Professor of Law at Baze University in Abuja, and former chairman of the Nigerian Electricity Regulatory Commission (NERC), Sam Amadi, has said the Nigerian business environment is not convenient for local and foreign investors because of under-regulation and archaic laws. The professor said this in an interview with Nairametrics recently.
This is contrary to the opinion of many businesspeople who claim that the Nigerian business environment is over-regulated.
According to Amadi, the Nigerian business environment is not very convenient for foreign and local investors. “The reason is not because of over-regulation. Actually, Nigeria’s business environment is under-regulated. The real problem is that the laws are archaic and do not meet the logic of modern enterprise. The laws often do not address the incentive structure of business efficiency,” he said.
The Land Use Act
He went further to say that Nigeria needs to amend the Land Use Act. “You cannot be an efficient and competitive business environment if you have a land law that gives governors so much power over land and its transactions.
We need to give people the opportunity to transact freely on land without waiting for the consent of the governor. We should amend the Land Use Act. We should move many items on the exclusive list to the concurrent list and make the social and economic rights in the constitution partly judicially enforceable,” he stated.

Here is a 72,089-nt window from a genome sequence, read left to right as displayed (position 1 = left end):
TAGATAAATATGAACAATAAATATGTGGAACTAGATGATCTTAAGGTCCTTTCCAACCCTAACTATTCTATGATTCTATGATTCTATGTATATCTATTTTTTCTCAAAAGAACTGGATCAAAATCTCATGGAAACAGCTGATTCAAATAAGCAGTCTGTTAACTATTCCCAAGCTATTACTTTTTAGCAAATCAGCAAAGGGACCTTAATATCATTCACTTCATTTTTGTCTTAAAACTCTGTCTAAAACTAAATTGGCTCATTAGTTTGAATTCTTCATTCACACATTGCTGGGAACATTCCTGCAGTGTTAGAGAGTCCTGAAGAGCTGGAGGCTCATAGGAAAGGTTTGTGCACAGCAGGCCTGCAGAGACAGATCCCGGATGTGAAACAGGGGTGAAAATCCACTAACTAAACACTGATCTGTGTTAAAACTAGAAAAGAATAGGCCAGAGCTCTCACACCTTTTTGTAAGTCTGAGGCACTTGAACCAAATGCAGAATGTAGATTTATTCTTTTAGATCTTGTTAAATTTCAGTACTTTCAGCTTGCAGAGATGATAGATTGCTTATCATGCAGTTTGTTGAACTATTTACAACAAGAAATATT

Issues with taxation
Commenting on the effects of taxation on the Nigerian business environment, Amadi said the problem of taxation in Nigeria is three-fold. “First, not enough people are covered under the tax bracket. We should get more people and businesses into the tax bracket. The second problem is that those who pay do not pay the right amount of tax. We need to make sure that those who earn more pay more.
This means that our tax code should be somewhat progressive rather than retrogressive. Even if we give tax breaks or tax incentives they should be well-defined and targeted to real and measurable contributions to the economic well-being of citizens.
Thirdly, we need to have clear and enforceable codes. We should have streamlined tax codes that discourage multiple taxations but ensure that all entities that ought to pay tax pay the right amount,” Amadi added.
Amadi also commented on the federal government’s debt with the CBN. He said the securitization of the Ways and Means loans of the CBN to the FGN to debts violates the CBN Act. “It looks convenient for the CBN and the government but would create a moral hazard that encourages monetary recklessness. It is a corrupt way of aiding and abetting the violation of the law and creating false comfort that will lead to unsustainable monetary practices,” he stated.